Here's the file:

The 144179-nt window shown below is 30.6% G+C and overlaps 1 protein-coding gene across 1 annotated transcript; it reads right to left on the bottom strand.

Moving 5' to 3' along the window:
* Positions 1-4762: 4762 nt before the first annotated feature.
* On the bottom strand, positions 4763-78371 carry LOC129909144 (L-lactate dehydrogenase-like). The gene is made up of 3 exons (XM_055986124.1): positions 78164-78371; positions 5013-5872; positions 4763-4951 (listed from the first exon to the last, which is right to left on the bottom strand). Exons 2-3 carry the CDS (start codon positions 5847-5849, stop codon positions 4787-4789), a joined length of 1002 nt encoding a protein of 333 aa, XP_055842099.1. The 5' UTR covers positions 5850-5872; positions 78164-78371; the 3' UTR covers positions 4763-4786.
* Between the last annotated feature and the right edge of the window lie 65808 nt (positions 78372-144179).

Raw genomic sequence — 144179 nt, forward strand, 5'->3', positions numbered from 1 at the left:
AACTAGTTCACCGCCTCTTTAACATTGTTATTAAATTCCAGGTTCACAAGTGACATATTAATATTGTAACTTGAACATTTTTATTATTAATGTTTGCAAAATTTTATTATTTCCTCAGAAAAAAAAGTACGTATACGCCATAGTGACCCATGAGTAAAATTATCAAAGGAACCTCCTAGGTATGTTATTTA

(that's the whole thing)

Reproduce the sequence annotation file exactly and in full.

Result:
The 144179-nt window shown below is 30.6% G+C and overlaps 1 protein-coding gene across 1 annotated transcript; it reads right to left on the bottom strand.

Moving 5' to 3' along the window:
* Positions 1-4762: 4762 nt before the first annotated feature.
* On the bottom strand, positions 4763-78371 carry LOC129909144 (L-lactate dehydrogenase-like). The gene is made up of 3 exons (XM_055986124.1): positions 78164-78371; positions 5013-5872; positions 4763-4951 (listed from the first exon to the last, which is right to left on the bottom strand). Exons 2-3 carry the CDS (start codon positions 5847-5849, stop codon positions 4787-4789), a joined length of 1002 nt encoding a protein of 333 aa, XP_055842099.1. The 5' UTR covers positions 5850-5872; positions 78164-78371; the 3' UTR covers positions 4763-4786.
* Between the last annotated feature and the right edge of the window lie 65808 nt (positions 78372-144179).

Raw genomic sequence — 144179 nt, forward strand, 5'->3', positions numbered from 1 at the left:
AACTAGTTCACCGCCTCTTTAACATTGTTATTAAATTCCAGGTTCACAAGTGACATATTAATATTGTAACTTGAACATTTTTATTATTAATGTTTGCAAAATTTTATTATTTCCTCAGAAAAAAAAGTACGTATACGCCATAGTGACCCATGAGTAAAATTATCAAAGGAACCTCCTAGGTATGTTATTTA